Gloria Mound, who researched expulsion of Jews from Spain, dies at 86

Mound passed away this week at 86 after dedicating almost four decades of her life to researching the history, dispersion and fate who the Jews who exiled from Spain in 1492.

GLORIA MOUND addresses the International Institute for Secret Jews (Anusim) Studies during a January 2013 colloquium at Netanya Academic College. (photo credit: YOUTUBE)
GLORIA MOUND addresses the International Institute for Secret Jews (Anusim) Studies during a January 2013 colloquium at Netanya Academic College.
(photo credit: YOUTUBE)
Untold numbers of people around the world regained their identities thanks to the almost-obsessive persistence of Gloria Mound, a veteran immigrant to Israel from Britain, who devoted almost four decades of her life to researching the history, dispersion and fate of Jews exiled from Spain in 1492, thus opening doors for many of their descendants to reclaim their heritage.
Mound died this week at age 86 following a protracted illness. Until the end she maintained her passion for descendants of the exiled Jews of Spain, often referred to as “Anusim,” “Marannos,” “Crypto- Jews,” among other names.
Her work started by chance in 1978, when Mound and her late husband Leslie were vacationing on Ibiza in Spain’s Balearic Islands. To their surprise they discovered Jews had been living there since 1492.
That discovery prompted the Mounds to return and engage in research, which became increasingly fascinating for them with each new revelation.
They came across ancient documents – including a 14th century Scroll of Esther – and four secret synagogues that were in use until the outbreak of the Spanish Civil War in 1936.
The more that Mound learned, the more the geography of her research expanded.
She and her husband intended to migrate to Israel eventually, but wanted to spend a year on Ibiza before making a permanent move.
Early in her studies, Mound was able to trace her husband’s Sephardi lineage back to 1556 in England and 1391 in Spain.
The couple set up house on Ibiza in 1985, but instead of one year, they stayed for three before settling in Gan Yavne.
They made a point of publishing their discoveries. That sparked interest not only among academics, but also for people worldwide who knew they were of Spanish descent. Many observed customs that were handed down from generation- to-generation along with family Jewish ritual heirlooms, without full explanations for either the traditions or objects.
No longer able to rely on their own finances for research, the Mounds began to look for funding. They found it in the form of a three-year grant from the Schalit Foundation, headed by Elie Schalit, a Jerusalem-born shipping magnate who maintained an abiding interest and involvement in Mound’s research until his death in March 2015 at age 94.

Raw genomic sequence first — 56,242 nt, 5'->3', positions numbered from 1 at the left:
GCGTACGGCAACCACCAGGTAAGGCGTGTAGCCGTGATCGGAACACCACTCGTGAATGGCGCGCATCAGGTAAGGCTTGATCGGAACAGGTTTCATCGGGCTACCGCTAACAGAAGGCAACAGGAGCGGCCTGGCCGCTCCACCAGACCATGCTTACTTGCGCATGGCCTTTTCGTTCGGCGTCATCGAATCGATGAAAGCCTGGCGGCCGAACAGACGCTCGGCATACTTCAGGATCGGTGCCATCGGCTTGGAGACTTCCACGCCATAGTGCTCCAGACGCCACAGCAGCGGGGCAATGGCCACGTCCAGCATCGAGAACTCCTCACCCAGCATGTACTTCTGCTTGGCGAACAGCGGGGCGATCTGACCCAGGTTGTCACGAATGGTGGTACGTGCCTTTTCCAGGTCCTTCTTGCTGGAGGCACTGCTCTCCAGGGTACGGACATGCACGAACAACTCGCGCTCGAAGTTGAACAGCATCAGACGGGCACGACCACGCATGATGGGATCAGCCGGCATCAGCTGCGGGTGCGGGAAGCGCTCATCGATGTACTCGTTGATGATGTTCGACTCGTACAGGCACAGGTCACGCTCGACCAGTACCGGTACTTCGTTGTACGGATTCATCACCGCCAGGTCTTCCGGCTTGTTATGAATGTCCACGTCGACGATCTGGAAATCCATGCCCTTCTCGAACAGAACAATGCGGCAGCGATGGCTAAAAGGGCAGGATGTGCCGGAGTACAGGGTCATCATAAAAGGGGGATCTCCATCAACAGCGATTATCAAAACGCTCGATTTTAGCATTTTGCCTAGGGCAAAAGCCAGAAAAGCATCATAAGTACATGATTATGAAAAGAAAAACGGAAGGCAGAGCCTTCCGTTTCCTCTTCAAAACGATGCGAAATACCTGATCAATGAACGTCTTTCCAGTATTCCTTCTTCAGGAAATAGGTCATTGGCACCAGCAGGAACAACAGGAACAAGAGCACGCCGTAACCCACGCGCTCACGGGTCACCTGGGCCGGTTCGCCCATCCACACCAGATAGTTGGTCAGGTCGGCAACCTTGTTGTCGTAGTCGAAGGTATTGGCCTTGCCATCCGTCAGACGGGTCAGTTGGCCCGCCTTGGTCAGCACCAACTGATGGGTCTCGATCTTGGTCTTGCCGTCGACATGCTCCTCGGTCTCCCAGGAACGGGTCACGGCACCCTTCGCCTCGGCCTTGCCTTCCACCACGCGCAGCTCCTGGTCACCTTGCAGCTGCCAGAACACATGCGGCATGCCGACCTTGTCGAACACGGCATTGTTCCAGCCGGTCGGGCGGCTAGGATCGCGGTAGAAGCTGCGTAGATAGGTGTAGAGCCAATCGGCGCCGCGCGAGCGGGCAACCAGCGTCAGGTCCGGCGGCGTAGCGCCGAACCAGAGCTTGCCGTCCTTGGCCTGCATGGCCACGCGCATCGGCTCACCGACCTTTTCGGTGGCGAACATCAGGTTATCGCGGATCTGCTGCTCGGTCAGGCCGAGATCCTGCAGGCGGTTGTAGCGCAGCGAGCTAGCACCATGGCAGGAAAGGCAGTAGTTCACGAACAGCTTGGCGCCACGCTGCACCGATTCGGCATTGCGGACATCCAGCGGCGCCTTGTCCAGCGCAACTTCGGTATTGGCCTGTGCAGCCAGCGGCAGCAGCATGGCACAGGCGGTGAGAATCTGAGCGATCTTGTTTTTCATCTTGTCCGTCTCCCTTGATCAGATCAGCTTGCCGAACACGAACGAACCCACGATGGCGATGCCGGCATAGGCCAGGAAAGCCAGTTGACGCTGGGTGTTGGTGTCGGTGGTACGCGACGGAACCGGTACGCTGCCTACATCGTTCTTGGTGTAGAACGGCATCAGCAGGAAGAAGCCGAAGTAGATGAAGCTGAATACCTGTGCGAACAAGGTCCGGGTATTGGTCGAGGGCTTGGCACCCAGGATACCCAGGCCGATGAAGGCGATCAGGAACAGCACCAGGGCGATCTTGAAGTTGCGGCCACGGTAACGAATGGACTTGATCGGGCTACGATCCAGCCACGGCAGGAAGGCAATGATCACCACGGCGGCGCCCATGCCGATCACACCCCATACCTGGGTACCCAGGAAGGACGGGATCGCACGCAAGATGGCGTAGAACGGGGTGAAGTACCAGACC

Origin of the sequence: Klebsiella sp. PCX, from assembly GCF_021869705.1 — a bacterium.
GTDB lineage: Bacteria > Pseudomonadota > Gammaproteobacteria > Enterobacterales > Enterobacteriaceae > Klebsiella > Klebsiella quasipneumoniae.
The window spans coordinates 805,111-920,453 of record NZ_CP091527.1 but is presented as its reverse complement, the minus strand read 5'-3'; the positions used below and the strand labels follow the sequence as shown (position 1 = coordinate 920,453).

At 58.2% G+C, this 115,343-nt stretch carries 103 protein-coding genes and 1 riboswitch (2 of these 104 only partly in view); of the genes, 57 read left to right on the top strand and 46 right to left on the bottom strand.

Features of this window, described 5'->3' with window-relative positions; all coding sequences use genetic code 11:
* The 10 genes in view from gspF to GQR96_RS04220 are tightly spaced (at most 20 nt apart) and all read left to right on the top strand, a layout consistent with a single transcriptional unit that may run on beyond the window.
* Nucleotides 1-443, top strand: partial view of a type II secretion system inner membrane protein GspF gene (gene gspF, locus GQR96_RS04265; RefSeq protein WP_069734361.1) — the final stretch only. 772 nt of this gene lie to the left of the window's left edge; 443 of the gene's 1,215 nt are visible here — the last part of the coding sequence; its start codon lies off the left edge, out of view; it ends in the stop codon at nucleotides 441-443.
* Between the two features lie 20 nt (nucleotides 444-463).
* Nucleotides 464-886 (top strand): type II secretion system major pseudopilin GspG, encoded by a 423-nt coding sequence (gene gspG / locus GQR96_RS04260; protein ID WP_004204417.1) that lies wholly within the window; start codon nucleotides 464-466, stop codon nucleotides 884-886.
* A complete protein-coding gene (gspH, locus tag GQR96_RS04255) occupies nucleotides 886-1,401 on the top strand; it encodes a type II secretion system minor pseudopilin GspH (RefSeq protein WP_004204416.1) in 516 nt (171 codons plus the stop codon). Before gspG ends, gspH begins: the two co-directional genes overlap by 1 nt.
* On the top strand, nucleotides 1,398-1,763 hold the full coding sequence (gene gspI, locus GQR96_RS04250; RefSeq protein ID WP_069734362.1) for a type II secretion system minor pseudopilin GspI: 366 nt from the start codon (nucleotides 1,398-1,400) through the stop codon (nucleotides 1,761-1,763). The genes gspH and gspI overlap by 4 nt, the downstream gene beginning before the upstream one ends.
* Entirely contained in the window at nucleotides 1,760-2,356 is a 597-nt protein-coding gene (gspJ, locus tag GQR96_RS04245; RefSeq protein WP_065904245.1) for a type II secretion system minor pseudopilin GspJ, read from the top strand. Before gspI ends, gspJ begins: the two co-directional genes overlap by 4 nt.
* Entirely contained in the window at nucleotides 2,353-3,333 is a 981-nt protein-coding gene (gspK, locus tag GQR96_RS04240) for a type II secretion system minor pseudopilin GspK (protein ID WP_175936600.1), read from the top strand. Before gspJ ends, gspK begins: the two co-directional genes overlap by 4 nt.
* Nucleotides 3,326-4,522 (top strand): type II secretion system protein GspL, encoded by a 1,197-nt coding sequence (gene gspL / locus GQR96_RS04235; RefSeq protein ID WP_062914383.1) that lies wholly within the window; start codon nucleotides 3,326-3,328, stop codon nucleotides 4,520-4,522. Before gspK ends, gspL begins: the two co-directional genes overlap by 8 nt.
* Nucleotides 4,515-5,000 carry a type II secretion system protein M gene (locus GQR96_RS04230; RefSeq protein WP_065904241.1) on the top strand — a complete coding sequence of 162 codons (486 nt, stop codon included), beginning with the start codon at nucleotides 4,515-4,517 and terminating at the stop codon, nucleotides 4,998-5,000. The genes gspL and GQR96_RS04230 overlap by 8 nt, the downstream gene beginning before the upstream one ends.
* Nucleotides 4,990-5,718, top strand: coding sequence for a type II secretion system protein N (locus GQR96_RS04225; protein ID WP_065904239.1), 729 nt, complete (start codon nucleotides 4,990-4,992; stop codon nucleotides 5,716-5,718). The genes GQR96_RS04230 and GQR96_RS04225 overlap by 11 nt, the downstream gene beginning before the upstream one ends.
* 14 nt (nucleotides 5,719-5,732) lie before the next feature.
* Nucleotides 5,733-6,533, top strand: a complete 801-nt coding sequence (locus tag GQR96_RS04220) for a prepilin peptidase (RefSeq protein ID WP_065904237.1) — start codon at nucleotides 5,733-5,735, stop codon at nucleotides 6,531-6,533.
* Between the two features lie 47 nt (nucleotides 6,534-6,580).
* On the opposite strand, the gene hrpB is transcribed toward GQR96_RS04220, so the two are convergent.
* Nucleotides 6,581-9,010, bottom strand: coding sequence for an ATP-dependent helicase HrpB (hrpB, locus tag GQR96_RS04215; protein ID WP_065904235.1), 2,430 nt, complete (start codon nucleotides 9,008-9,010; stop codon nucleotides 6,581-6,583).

The grant allowed Mound to research in Spain, USA, Canada, Britain, the Caribbean, South America and Africa.
In all those places she met descendants of Jewish ancestors. Many still practiced Jewish customs and traditions without knowing exactly why, other than having heard a parent or grandparent say it was important to do so.
With Schalit’s help, Mound established Casa Shalom, a research facility she operated out of her home for several years. In 1994, the facility was officially registered as The Institute for Marrano (Anusim) Studies. By this time, word of Mound’s work had spread, attracting many volunteers to her home to help with documentation or add to the research. Others began to help finance the work.
Much as she loved what she did, Mound needed an academic framework. She looked for an institution willing to provide a permanent home for her work and the extensive library she had amassed.
What she needed most were commitment and continuity.
Netanya Academic College was more than happy to comply.
In 2011, Mound transferred her collection of more than 2,500 books – some of them very rare – and 5,000 documents to the school.
She was frequently consulted by academics, as well as by individuals who were trying to connect to family histories.
Towards this aim, Casa Shalom researched the archives of the International Tracing Service in Bad Arolsen, Germany – which houses perhaps the world’s most complete records of the victims of Nazism – in hopes of learning which victims of Spanish nationality were of Jewish extraction.
Casa Shalom also opened a branch office in Jerusalem.
Through the years Mound attended conferences, lectured on Crypto-Jews and their descendants, published a monthly newsletter and tried to arrange conversions for those who wanted to return to their ancestral religion.
Mound was laid to rest at the Gan Yavne Cemetery on Monday. She is survived by her daughter Ruth Rechtschaffen and her son David Mound. The family is sitting shiva until Saturday evening at the home of her daughter, 37/1 Hish St., Rehovot, phone: 08-945-9176.